Waging War with Dee White (writer, Australia), was about adding conflict to your story. “Conflict should be reflected with action, reaction, and more action.” We went through ten tips for creating conflict, and a key point for me was “obstacles should increase in intensity throughout the book”.

Brooks Sherman gave an entertaining Writing a Gripping Opening session. He read a few of his favourite openings and a few volunteers read theirs, and we discussed them. The most important thing your opening needs is a balance of “world building, plot development, and character development”. Brooks also advocated “starting where your story begins instead of starting in the middle of the action”.

The closing keynote Tackling Taboos and Cultural Sensitivities was presented by Greet Pauwelijn (Publisher, Book Island). She gave examples of taboo topics and books that successfully dealt with them. She strongly advocated that we “write UP, illustrate UP, and publish UP”. I believe she meant that books, especially picture books, can be more complex and multi-layered, as every reader is capable of taking what they want and need from the story.

Prizes and awards
There were pop quizzes and door prizes handed out over the weekend. At Sunday’s Easter egg hunt, Michael Schultheiss (writer, Germany) found the golden egg, and won a year’s SCBWI membership courtesy of SCBWI France.

Maria Bogade (RA, Germany/Austria) organized the Portfolio Showcase Contest. Sanne Dufft (writer/illustrator, Germany/Austria) won. Monika Mitkute (illustrator, Ireland) and Gabriela Nicole Gonzalez (IC, Belgium) were the runners up.

First Pages: Picture Books winner Amy McGriff (writer, the Netherlands) for Balloons.
Humour Prize winner Tjibbe Veldkamp (writer, the Netherlands) for But Before That.
First Pages: MG/YA winner Jane Warren (writer, the Netherlands) for AKA Madonna.
Diversity Prize winner Katia Novet Saint-Lot (writer, France) for River Flow.

Thank you!
The conference committee this year included Mina, Tioka, Elisabeth Norton (RA, Switzerland), Patti Coughlan Buff (ARA, Germany/Austria), Dana Carey (ARA, France), and Özge. Dina was unable to attend due to a knee injury. Thank you to the committee and volunteers, including dedicated photographer Tess Krüs (former IC, The Netherlands), who helped out before, during, and after the conference! It was an outstanding weekend. .

A special shout out must go to the amazing venue staff at 42, which is the home of an Amsterdam-based Internet company. They worked tirelessly all weekend to ensure things went smoothly.

This conference would not be as good as it was without the incredible efforts of the faculty. Thank you to the industry professionals Marietta Zacker, Martha Rago, Jill Santopolo, Brooks Sherman, Greet Pauwelijn, Majo de Saedeleer, and Omar Curiëre, and to the PAL presenters, keynote speaker Marieke Nijkamp, Esther Hershenhorn (RAE), Rachelle Meyer (International IC), Sandra Nickel, Mina Witteman, Özge Tigli Tasli, Laura Watkinson, Elizabet Vukovic, and Dee White.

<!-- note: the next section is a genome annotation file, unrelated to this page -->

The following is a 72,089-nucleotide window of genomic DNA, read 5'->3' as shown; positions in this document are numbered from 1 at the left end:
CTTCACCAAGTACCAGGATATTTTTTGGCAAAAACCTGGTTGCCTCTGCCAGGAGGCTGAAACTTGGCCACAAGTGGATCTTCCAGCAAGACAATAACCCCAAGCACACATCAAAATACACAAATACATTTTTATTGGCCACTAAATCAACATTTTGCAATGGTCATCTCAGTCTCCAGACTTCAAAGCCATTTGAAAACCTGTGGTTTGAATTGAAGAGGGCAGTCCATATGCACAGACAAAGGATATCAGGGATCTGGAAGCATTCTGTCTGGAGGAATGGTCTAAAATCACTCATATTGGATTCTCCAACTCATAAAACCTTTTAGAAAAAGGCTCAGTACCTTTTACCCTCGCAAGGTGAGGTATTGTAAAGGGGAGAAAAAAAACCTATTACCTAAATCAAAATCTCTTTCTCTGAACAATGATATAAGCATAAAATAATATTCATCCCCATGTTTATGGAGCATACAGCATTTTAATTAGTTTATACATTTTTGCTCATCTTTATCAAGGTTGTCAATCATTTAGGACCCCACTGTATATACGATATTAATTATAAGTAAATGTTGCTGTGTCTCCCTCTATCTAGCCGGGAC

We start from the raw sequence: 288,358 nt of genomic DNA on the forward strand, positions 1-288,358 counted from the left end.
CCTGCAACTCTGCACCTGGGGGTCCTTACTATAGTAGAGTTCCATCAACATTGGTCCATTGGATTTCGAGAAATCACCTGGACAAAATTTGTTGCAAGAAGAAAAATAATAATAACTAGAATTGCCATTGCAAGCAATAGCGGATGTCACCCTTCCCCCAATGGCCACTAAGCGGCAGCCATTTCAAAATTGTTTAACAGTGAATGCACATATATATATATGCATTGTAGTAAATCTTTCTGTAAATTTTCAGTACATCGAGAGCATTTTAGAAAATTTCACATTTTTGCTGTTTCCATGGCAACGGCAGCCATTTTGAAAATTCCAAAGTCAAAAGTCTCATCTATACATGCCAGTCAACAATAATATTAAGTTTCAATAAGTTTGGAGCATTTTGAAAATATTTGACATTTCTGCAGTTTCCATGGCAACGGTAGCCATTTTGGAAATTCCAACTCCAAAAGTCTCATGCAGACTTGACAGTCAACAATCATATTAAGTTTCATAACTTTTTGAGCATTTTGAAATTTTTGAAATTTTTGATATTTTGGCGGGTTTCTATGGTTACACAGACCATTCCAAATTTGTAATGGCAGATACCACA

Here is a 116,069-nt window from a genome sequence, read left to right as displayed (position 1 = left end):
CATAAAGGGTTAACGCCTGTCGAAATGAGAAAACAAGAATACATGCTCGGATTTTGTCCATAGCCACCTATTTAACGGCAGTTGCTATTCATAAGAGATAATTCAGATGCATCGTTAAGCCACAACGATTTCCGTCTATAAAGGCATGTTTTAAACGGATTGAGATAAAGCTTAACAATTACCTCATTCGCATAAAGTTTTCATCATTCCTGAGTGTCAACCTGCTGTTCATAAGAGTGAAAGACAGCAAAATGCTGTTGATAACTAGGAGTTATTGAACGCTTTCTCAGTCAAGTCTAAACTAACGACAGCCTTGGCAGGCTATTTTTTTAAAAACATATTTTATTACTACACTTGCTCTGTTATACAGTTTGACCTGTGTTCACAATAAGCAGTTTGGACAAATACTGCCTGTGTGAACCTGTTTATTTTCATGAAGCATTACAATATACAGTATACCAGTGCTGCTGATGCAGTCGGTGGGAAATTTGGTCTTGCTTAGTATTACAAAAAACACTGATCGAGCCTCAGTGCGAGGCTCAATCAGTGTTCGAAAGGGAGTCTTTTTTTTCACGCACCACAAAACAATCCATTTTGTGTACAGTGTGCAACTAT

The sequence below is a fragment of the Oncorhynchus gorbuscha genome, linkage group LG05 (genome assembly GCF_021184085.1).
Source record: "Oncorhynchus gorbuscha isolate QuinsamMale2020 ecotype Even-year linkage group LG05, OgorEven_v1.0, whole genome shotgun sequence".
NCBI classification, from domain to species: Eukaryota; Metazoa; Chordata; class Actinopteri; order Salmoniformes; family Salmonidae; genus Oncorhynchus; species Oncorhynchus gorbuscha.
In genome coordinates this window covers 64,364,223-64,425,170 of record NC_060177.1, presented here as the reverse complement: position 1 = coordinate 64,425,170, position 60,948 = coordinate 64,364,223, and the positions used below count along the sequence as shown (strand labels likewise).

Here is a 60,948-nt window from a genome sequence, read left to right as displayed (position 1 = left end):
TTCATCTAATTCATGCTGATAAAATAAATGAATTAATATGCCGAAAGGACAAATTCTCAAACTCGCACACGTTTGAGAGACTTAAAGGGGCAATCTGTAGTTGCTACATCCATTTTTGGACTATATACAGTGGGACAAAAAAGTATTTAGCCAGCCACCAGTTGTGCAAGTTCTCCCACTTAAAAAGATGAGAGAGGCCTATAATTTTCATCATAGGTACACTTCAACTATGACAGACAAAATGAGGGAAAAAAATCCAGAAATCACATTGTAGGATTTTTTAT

Goodbye until SCBWI Europolitan 2017 in Belgium
I’m still buzzing from the thrill of being among writers and illustrators in a supportive microcosm of creativity. The next Europolitan conference will be hosted by SCBWI Belgium in 2017, just after the Bologna Book Fair. Follow SCBWI Europolitan on Twitter https://twitter.com/scbwieurope or join the Facebook group: https://www.facebook.com/groups/119194734919132/

Read more about the conference:

Day One by Dee White, who came all the way from Australia

Netherlands SCBWI newsletter report


Colleen Jones is the Regional Advisor for SCBWI Ireland. Originally from Canada, she has been writing stories since she was 14 when she started the world’s slowest kidnapping adventure. Her current project is a middle grade urban fantasy. Website: http://acolleenjones.com Twitter: @acolleenjones



8 comments:

  1. Great write up Colleen. The conference sounds wonderful, I would have loved to have been there (especially after seeing the beautiful photo of Amsterdam!).

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    1. Thanks so much, Amanda! I had to cut about 500 words, because I could have just gone on and on about how wonderful it was! :)

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  2. Colleen, this is a fantastic write up :) Having been to both the Paris and Amsterdam conferences I would highly recommend you try to get to the next one in Belgium. The smaller number of delegates from such a wide range of locations gives the conference a real international flavour and a great opportunity to network as you learn. The highlight for me was Esther Hershenhorn's intensive Sunday workshop, I came back with pages of notes to help me with my WIPs. It really was a fun and extremely inspiring conference.

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    1. Hi Catherine! Yes, I am definitely planning to attend the next one in Belgium! The bigger SCBWI British Isles Winchester conference is wonderful, but it's nice to have this alternative every second year. I really liked the smaller numbers and the interactive workshops. We're very lucky to have these events in Europe!

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  4. This is fabulous, Colleen - a real inspiration. I am definitely keen to try out the one in Belgium now. Thank you!

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  5. Definitely, Nancy! I loved this conference and also the annual one put on by SCBWI British Isles. We're lucky to have these events in Europe!

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  6. Some of us have meetings to attend to in a weekly basis. Some of us have special occasions that we need to attend to every week. It would be great to have the best conference and meeting rooms to conduct your meetings.